We are left then with, what might be called, the challenge of process. And a further question as to the veracity of ‘evidence-based’ conceptualisations of ‘good practice’: if the process matters so much (in the sense of what happens at this local level) can it ever be said a template exists for what good practice looks like beyond a description of the processes used? As such, the notion of ‘evidence-based practice’ starts to look at odds with youth work’s participative culture. Likewise, we might doubt the idea that we can know definitively the outcomes of our work, that is, before it begins. In sum, if youth work is to be substantively (if not entirely) informed by the views of young people (and we appreciate these views are likely to change throughout the process of it) it cannot be true that outcomes can be known in advance.

This casts doubt also on whether it’s reasonable for the evidence of what worked in the past with one individual, or one group, to determine what happens in the future when working with other young people. Nonetheless, it does seem reasonable that this evidence could, and should, inform our thinking and professional judgement as to how we might approach our work in the future. It should arouse suggestions (Dewey, 1930: 186), but surely not dictate them. It is in thinking critically about what experience shows that quality is enhanced. Accordingly, the commitment to hearing young people’s voices and placing them at the ‘core’ of decision-making demands the conceptualisation of outcomes as, simplistically, the things that ‘come out’. The wider commitment to youth work as a process of empowerment relies on this, and it becomes tenable only when outcomes are ‘captured’, as they occur, rather than formulated as pre-determined goals – think of documenting the process, and what, if anything, comes out.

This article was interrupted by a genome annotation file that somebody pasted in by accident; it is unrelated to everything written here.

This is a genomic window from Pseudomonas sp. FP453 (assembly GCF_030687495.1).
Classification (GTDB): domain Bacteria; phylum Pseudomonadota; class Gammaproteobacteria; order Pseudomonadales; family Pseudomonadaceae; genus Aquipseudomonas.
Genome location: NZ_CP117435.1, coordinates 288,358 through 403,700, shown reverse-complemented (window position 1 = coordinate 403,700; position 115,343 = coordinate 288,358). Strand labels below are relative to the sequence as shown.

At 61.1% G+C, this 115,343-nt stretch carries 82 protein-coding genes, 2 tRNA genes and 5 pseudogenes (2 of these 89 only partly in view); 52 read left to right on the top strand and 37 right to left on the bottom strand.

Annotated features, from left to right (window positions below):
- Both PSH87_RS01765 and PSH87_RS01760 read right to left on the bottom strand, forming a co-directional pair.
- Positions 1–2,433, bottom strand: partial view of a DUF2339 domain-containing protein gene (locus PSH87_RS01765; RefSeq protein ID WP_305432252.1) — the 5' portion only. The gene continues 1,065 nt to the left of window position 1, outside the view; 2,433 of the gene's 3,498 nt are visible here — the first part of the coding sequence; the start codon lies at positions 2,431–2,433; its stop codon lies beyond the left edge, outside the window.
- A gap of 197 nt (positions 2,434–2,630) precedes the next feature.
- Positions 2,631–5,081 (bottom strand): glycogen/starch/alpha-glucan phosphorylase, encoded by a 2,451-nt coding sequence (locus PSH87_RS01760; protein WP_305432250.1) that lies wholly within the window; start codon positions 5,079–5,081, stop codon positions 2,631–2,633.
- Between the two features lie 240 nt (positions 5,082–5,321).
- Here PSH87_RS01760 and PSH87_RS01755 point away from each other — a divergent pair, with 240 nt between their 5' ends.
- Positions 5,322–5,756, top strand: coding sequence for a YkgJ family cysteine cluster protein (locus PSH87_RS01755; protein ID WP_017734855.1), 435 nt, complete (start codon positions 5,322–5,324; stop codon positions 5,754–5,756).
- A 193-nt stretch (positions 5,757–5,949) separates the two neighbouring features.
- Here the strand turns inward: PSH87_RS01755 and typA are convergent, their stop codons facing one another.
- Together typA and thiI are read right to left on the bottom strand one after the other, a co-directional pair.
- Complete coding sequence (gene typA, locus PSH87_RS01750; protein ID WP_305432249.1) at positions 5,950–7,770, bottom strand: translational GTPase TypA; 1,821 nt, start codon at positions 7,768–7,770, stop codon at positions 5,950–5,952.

Two mechanisms give rise to the seductive potential that outcomes can be reasonably pre-determined. The first comes from the contractual imperative: where agencies are commissioned to ‘deliver’ youth work. As in all contracts, the commissioning agency demands to know what they are getting for their money – and within particular timescales. Here, youth work and its relationships become temporally-bound and focussed on products rather than processes. Secondly, the belief that the outcomes of youth work can be determined in advance lends itself to solving the evaluation conundrum; it becomes a simple matter of judging whether the ‘provider’ delivers the outcomes asked of them. But, it’s not as easy as this. Not that aims don’t matter; they do. But aims need to be understood as different from targets to be achieved. Aims, by definition, are primarily informed by values, such as the commitment to autonomy and empowerment. Whilst they might sculpt methods, aims should not dictate the specificity of the work done; that is, the precise terms of the outcomes ‘to be arrived at’.

Finally, there are wider but no less important philosophical questions, not least about the nature of education itself – of which youth work must surely be a form. d’Agnese (2015:8), following Dewey (1929), reminds us that “if we could predict in advance the outcomes of education, we would not have education”. Which reminds us again that values and processes matter. Therein, in thinking about values, some clarity emerges. If youth work takes place, to all intents and purposes, in the context of voluntary association, then it matters greatly that it is of value to young people. Which suggests some scepticism is needed about the discourse of measurement, and an appreciation of its limitations. Young people do not measure youth work; they value it. Youth-centred documentary processes, based on critical reflective thinking, that chart (‘capture’, if you like) the process of youth work, and its outcomes, may be all that remains – but they are no less important (and valuable) because of this.